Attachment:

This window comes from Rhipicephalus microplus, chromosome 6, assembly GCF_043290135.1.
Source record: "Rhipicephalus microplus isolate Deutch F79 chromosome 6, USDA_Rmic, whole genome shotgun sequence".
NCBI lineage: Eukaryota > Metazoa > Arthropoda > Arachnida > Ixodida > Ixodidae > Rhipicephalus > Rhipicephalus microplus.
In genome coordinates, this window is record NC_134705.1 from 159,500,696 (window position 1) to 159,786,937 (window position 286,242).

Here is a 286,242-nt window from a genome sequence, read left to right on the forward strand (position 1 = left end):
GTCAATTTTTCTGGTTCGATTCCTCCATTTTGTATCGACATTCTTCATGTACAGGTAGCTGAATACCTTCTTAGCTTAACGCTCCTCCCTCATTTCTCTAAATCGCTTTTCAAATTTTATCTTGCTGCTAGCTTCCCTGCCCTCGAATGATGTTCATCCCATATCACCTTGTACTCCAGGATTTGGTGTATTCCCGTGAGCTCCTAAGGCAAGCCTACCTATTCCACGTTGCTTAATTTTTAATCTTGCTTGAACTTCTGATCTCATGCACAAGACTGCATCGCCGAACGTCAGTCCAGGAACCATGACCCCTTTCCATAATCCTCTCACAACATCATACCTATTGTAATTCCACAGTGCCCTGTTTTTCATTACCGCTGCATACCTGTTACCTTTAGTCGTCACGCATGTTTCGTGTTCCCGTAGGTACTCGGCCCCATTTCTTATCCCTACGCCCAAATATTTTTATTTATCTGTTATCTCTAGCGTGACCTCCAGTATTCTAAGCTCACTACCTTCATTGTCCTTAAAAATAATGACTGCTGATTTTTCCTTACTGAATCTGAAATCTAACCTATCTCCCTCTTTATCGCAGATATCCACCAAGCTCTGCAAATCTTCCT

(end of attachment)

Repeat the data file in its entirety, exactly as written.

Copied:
This window comes from Rhipicephalus microplus, chromosome 6, assembly GCF_043290135.1.
Source record: "Rhipicephalus microplus isolate Deutch F79 chromosome 6, USDA_Rmic, whole genome shotgun sequence".
NCBI lineage: Eukaryota > Metazoa > Arthropoda > Arachnida > Ixodida > Ixodidae > Rhipicephalus > Rhipicephalus microplus.
In genome coordinates, this window is record NC_134705.1 from 159,500,696 (window position 1) to 159,786,937 (window position 286,242).

Here is a 286,242-nt window from a genome sequence, read left to right on the forward strand (position 1 = left end):
GTCAATTTTTCTGGTTCGATTCCTCCATTTTGTATCGACATTCTTCATGTACAGGTAGCTGAATACCTTCTTAGCTTAACGCTCCTCCCTCATTTCTCTAAATCGCTTTTCAAATTTTATCTTGCTGCTAGCTTCCCTGCCCTCGAATGATGTTCATCCCATATCACCTTGTACTCCAGGATTTGGTGTATTCCCGTGAGCTCCTAAGGCAAGCCTACCTATTCCACGTTGCTTAATTTTTAATCTTGCTTGAACTTCTGATCTCATGCACAAGACTGCATCGCCGAACGTCAGTCCAGGAACCATGACCCCTTTCCATAATCCTCTCACAACATCATACCTATTGTAATTCCACAGTGCCCTGTTTTTCATTACCGCTGCATACCTGTTACCTTTAGTCGTCACGCATGTTTCGTGTTCCCGTAGGTACTCGGCCCCATTTCTTATCCCTACGCCCAAATATTTTTATTTATCTGTTATCTCTAGCGTGACCTCCAGTATTCTAAGCTCACTACCTTCATTGTCCTTAAAAATAATGACTGCTGATTTTTCCTTACTGAATCTGAAATCTAACCTATCTCCCTCTTTATCGCAGATATCCACCAAGCTCTGCAAATCTTCCT